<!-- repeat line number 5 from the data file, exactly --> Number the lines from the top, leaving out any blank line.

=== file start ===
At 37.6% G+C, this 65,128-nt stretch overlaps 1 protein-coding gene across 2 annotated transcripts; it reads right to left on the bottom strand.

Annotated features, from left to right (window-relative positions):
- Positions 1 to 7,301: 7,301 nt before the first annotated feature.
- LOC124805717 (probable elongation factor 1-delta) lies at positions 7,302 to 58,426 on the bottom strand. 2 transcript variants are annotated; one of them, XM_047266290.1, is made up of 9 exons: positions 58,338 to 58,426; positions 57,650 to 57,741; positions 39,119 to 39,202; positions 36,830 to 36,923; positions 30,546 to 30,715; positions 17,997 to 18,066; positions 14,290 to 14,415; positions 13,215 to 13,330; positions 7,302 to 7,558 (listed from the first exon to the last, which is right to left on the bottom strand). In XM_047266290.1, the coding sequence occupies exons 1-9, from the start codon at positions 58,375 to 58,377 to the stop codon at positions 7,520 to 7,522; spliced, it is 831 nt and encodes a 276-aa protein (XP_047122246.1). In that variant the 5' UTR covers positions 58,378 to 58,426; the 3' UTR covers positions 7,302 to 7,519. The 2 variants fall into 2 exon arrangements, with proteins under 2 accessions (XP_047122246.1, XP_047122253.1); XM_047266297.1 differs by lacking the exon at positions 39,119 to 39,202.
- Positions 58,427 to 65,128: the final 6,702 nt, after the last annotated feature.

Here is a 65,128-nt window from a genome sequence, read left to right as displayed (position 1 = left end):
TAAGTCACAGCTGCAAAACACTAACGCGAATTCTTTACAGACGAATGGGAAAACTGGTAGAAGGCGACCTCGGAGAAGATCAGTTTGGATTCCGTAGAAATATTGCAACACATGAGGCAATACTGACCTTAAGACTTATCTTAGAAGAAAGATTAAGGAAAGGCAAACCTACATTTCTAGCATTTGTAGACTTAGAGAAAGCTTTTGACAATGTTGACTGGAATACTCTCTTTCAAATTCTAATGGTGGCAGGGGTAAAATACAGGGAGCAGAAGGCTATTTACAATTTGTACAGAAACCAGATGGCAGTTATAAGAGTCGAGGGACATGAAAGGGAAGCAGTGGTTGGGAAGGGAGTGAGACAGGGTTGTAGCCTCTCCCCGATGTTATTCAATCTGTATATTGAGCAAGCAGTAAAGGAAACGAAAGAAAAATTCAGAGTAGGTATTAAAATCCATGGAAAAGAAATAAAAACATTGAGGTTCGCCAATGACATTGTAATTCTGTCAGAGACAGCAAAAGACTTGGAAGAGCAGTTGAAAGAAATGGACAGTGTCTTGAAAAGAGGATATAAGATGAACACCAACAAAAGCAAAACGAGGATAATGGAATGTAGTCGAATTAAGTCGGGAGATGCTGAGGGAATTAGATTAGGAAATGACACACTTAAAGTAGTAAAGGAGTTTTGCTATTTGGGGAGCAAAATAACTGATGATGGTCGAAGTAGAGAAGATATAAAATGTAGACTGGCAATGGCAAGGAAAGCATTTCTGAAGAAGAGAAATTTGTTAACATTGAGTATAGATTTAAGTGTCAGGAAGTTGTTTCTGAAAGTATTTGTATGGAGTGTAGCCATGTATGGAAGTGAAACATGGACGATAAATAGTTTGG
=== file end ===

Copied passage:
- Positions 58,427 to 65,128: the final 6,702 nt, after the last annotated feature.